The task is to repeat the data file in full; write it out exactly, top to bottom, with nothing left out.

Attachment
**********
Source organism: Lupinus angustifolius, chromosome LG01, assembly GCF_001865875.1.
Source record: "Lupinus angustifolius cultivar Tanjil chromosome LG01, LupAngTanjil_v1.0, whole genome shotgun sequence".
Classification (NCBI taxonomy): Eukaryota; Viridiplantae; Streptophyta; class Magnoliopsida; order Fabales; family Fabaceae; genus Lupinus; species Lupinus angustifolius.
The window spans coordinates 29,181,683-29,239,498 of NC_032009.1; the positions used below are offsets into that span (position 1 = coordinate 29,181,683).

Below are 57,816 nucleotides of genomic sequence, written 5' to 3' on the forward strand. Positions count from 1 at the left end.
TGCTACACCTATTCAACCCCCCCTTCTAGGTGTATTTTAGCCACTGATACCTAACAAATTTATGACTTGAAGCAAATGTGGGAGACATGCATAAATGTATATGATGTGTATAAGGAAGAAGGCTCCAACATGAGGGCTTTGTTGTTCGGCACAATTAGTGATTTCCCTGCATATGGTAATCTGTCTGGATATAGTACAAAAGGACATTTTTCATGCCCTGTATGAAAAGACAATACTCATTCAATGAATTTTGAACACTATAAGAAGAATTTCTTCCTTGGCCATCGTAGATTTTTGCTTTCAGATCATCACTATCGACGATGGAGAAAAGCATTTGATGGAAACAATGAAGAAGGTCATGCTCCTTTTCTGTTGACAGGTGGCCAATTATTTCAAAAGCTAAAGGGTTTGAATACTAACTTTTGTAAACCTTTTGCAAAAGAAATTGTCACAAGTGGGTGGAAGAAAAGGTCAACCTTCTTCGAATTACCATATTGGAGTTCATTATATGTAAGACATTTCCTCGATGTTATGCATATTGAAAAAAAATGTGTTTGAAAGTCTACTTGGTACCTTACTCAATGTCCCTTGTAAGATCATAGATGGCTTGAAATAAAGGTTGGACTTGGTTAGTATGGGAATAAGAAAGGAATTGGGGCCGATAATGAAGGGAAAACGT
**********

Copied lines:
Source organism: Lupinus angustifolius, chromosome LG01, assembly GCF_001865875.1.
Source record: "Lupinus angustifolius cultivar Tanjil chromosome LG01, LupAngTanjil_v1.0, whole genome shotgun sequence".
Classification (NCBI taxonomy): Eukaryota; Viridiplantae; Streptophyta; class Magnoliopsida; order Fabales; family Fabaceae; genus Lupinus; species Lupinus angustifolius.
The window spans coordinates 29,181,683-29,239,498 of NC_032009.1; the positions used below are offsets into that span (position 1 = coordinate 29,181,683).

Below are 57,816 nucleotides of genomic sequence, written 5' to 3' on the forward strand. Positions count from 1 at the left end.
TGCTACACCTATTCAACCCCCCCTTCTAGGTGTATTTTAGCCACTGATACCTAACAAATTTATGACTTGAAGCAAATGTGGGAGACATGCATAAATGTATATGATGTGTATAAGGAAGAAGGCTCCAACATGAGGGCTTTGTTGTTCGGCACAATTAGTGATTTCCCTGCATATGGTAATCTGTCTGGATATAGTACAAAAGGACATTTTTCATGCCCTGTATGAAAAGACAATACTCATTCAATGAATTTTGAACACTATAAGAAGAATTTCTTCCTTGGCCATCGTAGATTTTTGCTTTCAGATCATCACTATCGACGATGGAGAAAAGCATTTGATGGAAACAATGAAGAAGGTCATGCTCCTTTTCTGTTGACAGGTGGCCAATTATTTCAAAAGCTAAAGGGTTTGAATACTAACTTTTGTAAACCTTTTGCAAAAGAAATTGTCACAAGTGGGTGGAAGAAAAGGTCAACCTTCTTCGAATTACCATATTGGAGTTCATTATATGTAAGACATTTCCTCGATGTTATGCATATTGAAAAAAAATGTGTTTGAAAGTCTACTTGGTACCTTACTCAATGTCCCTTGTAAGATCATAGATGGCTTGAAATAAAGGTTGGACTTGGTTAGTATGGGAATAAGAAAGGAATTGGGGCCGATAATGAAGGGAAAACGT